China’s government is praising efforts by Cambodia and the Philippines to minimize the effect their domestic online gambling operations have on Chinese citizens.
On Tuesday, Ministry of Foreign Affairs spokesperson Geng Shuang’s regular press conference featured several questions regarding Cambodia’s recent announcement that it would end its online gambling licensing program as well as the Philippines announcing a pause in issuing new online gambling licenses.
Geng (pictured) said China “highly appreciates Cambodia’s decision to ban online gambling,” based on the Ministry’s belief that it “will help protect both Cambodian and Chinese people’s interests” and well as strengthen the two countries’ “law enforcement cooperation and friendly relations.”
Geng was then asked for comment on the Philippine Amusement and Gaming Corporation (PAGCOR) announcing this week that it was putting a freeze on issuing any new Philippine Offshore Gaming Operator (POGO) licenses. Geng said China had “taken note” of this news and “appreciates it.”
However, Geng added that China hopes the Philippines “will go further and ban all online gambling,” a step he claimed would “help create an enabling environment for the development of bilateral relations and peace and stability in the region.”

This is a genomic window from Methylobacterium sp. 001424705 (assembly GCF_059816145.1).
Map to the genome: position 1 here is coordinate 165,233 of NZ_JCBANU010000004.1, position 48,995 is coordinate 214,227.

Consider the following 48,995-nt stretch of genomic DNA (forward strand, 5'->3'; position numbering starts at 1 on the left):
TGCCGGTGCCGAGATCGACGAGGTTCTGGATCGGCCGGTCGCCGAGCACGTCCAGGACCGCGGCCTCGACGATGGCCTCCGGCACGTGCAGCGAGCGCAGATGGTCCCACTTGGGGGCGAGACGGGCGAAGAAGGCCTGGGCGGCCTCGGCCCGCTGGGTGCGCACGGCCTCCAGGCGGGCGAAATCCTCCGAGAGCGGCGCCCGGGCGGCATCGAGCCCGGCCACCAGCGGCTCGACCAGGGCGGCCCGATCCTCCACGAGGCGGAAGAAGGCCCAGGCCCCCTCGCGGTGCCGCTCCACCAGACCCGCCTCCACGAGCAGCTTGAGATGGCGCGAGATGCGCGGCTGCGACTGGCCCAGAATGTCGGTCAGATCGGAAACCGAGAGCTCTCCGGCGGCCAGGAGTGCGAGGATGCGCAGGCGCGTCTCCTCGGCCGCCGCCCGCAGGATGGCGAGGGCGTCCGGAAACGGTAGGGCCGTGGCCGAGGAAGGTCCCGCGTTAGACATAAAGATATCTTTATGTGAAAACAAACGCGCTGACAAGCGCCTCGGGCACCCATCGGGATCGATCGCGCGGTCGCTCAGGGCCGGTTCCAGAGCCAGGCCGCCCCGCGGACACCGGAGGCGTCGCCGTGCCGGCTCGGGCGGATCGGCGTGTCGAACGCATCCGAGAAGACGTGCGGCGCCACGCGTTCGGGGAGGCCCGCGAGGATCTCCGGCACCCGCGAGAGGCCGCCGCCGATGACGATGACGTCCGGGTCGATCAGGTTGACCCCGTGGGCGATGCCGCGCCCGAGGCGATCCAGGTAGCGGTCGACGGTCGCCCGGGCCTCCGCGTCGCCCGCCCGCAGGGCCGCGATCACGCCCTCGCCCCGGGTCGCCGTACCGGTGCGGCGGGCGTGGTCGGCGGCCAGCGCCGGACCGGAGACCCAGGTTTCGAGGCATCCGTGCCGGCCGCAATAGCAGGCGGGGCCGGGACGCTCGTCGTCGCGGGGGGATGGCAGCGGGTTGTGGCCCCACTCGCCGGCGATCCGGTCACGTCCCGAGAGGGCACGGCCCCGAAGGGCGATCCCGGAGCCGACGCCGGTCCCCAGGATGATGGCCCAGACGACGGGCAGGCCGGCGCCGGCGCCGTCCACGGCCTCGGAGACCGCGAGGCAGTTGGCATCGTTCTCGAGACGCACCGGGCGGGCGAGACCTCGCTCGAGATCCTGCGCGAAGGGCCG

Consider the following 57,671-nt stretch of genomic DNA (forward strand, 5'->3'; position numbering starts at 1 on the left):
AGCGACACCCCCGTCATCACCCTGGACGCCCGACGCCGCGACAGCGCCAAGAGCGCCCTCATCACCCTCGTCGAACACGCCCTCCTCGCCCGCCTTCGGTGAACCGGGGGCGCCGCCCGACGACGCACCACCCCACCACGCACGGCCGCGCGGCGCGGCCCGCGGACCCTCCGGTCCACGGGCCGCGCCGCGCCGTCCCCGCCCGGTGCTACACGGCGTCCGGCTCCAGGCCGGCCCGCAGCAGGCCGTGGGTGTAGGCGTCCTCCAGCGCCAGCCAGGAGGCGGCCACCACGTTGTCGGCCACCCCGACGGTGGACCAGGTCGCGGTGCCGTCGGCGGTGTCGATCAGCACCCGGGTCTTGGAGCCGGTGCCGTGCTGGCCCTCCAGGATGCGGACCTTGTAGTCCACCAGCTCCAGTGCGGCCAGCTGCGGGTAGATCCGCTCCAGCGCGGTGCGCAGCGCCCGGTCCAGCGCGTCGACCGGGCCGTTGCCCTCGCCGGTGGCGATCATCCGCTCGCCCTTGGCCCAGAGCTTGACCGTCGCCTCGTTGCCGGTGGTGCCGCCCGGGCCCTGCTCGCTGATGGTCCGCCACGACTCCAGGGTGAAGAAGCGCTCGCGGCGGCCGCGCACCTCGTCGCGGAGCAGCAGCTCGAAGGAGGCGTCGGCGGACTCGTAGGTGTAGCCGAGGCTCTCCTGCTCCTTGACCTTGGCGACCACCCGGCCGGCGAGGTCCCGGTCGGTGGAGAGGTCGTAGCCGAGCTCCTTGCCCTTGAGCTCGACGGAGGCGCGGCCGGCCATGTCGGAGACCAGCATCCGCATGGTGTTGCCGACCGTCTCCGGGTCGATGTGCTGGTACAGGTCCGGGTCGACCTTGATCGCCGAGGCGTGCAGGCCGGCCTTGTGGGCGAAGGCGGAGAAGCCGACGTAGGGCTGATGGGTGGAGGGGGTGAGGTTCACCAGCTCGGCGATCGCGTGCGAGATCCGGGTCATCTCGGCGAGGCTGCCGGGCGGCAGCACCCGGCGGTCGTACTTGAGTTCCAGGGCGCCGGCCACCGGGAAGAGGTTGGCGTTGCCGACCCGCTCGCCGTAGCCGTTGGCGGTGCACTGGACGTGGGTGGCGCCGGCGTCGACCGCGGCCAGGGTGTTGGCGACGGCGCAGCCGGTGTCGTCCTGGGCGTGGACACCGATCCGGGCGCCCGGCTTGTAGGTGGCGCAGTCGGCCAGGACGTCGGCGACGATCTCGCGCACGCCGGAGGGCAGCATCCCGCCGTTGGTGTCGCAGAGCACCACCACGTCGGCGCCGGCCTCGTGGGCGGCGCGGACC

Philippine President Rodrigo Duterte is scheduled to travel to Beijing on August 28 for meetings with China’s President Xi Jinping. The Philippine government has stated that online gambling, as well as the safety of Chinese nationals working in the Philippine gaming industry, will be among the topics up for discussion when the two leaders meet.
Geng also offered insights into China’s view that online gambling is “a most dangerous tumor in modern society detested by people all across the world.” Geng added that it was a “shared hope” among nations that the online gambling problem “could be effectively dealt with.”
China’s government may view online gambling as a tumor, but Chinese gamblers continue to do whatever they can to develop cancer. Tuesday saw China’s state-run Xinhua media outlet report on the arrest of 41 suspects in China’s Inner Mongolia Autonomous Region for running an illegal “cross-border” online gambling operation that catered to customers in China’s major southern provinces.
China has been stepping up its anti-online gambling rhetoric in recent months, including a state-run media attack on junket operator Suncity Group’s Philippine-based online gambling business, which the company has since shut. That media report followed the Ministry of Public Security’s vow to “bust a series of major criminal cases” related to China-facing online gambling operations.